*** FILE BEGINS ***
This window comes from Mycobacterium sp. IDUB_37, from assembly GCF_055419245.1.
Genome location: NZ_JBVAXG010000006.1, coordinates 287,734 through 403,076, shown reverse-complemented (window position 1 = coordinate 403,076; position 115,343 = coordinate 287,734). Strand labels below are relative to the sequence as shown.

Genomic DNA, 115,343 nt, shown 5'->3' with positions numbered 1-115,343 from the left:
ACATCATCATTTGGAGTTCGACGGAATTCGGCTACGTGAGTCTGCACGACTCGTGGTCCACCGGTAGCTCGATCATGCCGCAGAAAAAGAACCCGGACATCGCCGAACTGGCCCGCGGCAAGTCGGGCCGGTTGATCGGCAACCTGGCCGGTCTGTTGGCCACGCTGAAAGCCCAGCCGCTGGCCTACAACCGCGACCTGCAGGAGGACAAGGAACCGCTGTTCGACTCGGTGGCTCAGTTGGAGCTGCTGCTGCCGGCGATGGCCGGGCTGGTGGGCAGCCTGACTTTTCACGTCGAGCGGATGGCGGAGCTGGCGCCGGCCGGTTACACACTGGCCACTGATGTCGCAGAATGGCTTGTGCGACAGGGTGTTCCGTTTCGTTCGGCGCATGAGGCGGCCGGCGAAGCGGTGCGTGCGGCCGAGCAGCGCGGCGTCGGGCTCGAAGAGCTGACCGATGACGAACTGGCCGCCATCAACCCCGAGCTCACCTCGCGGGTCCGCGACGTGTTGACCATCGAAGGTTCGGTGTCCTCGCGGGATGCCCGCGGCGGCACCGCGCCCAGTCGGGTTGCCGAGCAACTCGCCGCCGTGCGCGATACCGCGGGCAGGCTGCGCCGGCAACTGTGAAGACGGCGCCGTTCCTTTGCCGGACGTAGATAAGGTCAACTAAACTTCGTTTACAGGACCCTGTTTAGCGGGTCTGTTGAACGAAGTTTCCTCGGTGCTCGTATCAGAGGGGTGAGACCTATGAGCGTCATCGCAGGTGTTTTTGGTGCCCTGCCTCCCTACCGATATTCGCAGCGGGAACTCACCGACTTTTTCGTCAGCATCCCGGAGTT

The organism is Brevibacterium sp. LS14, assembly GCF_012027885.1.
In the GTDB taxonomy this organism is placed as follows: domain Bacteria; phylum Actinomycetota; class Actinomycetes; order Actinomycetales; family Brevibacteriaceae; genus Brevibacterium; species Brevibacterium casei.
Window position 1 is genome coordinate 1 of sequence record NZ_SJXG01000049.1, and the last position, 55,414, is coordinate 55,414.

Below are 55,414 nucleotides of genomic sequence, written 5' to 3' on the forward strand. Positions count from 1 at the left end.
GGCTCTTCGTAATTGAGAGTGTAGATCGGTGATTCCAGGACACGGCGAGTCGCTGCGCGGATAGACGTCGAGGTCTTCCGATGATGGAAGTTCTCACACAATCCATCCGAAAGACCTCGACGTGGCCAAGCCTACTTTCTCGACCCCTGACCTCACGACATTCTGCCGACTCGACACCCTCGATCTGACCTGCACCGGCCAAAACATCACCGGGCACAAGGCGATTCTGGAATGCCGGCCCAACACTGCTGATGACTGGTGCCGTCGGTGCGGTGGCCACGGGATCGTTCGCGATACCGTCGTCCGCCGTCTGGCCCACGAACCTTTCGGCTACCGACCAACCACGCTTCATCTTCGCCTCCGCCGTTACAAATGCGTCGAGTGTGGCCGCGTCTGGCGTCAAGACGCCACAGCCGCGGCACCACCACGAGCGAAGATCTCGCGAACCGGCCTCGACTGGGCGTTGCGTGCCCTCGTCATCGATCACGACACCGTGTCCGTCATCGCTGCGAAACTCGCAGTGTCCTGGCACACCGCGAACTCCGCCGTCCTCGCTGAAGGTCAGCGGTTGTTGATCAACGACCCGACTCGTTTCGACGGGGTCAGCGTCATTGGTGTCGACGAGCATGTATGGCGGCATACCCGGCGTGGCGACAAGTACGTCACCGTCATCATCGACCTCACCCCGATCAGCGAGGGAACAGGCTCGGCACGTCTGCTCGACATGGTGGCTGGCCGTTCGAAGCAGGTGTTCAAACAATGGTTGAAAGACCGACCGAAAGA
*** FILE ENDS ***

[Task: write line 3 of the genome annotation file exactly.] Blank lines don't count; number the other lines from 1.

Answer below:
Genomic DNA, 115,343 nt, shown 5'->3' with positions numbered 1-115,343 from the left: